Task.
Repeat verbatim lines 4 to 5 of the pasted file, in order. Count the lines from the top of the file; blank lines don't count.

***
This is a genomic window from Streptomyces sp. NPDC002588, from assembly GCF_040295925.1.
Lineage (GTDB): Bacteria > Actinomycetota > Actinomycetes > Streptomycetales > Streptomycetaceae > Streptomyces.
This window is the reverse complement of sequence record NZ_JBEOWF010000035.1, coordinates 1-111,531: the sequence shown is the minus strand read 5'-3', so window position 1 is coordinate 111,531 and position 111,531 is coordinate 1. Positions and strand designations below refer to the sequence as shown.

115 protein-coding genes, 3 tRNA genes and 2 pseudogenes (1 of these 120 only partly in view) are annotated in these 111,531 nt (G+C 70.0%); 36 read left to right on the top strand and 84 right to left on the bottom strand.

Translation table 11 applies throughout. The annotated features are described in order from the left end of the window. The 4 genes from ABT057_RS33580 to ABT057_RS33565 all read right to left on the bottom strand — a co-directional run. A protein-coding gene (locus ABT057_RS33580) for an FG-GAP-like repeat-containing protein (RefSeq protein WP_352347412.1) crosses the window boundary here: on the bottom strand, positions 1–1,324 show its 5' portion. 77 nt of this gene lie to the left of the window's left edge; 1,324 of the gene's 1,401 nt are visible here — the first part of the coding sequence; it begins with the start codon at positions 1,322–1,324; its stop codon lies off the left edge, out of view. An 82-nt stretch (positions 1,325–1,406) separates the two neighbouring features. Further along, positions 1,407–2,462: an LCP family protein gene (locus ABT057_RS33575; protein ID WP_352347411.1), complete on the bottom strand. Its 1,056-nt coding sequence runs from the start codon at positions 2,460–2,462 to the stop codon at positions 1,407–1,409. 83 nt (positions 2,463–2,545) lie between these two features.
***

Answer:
115 protein-coding genes, 3 tRNA genes and 2 pseudogenes (1 of these 120 only partly in view) are annotated in these 111,531 nt (G+C 70.0%); 36 read left to right on the top strand and 84 right to left on the bottom strand.

Translation table 11 applies throughout. The annotated features are described in order from the left end of the window. The 4 genes from ABT057_RS33580 to ABT057_RS33565 all read right to left on the bottom strand — a co-directional run. A protein-coding gene (locus ABT057_RS33580) for an FG-GAP-like repeat-containing protein (RefSeq protein WP_352347412.1) crosses the window boundary here: on the bottom strand, positions 1–1,324 show its 5' portion. 77 nt of this gene lie to the left of the window's left edge; 1,324 of the gene's 1,401 nt are visible here — the first part of the coding sequence; it begins with the start codon at positions 1,322–1,324; its stop codon lies off the left edge, out of view. An 82-nt stretch (positions 1,325–1,406) separates the two neighbouring features. Further along, positions 1,407–2,462: an LCP family protein gene (locus ABT057_RS33575; protein ID WP_352347411.1), complete on the bottom strand. Its 1,056-nt coding sequence runs from the start codon at positions 2,460–2,462 to the stop codon at positions 1,407–1,409. 83 nt (positions 2,463–2,545) lie between these two features.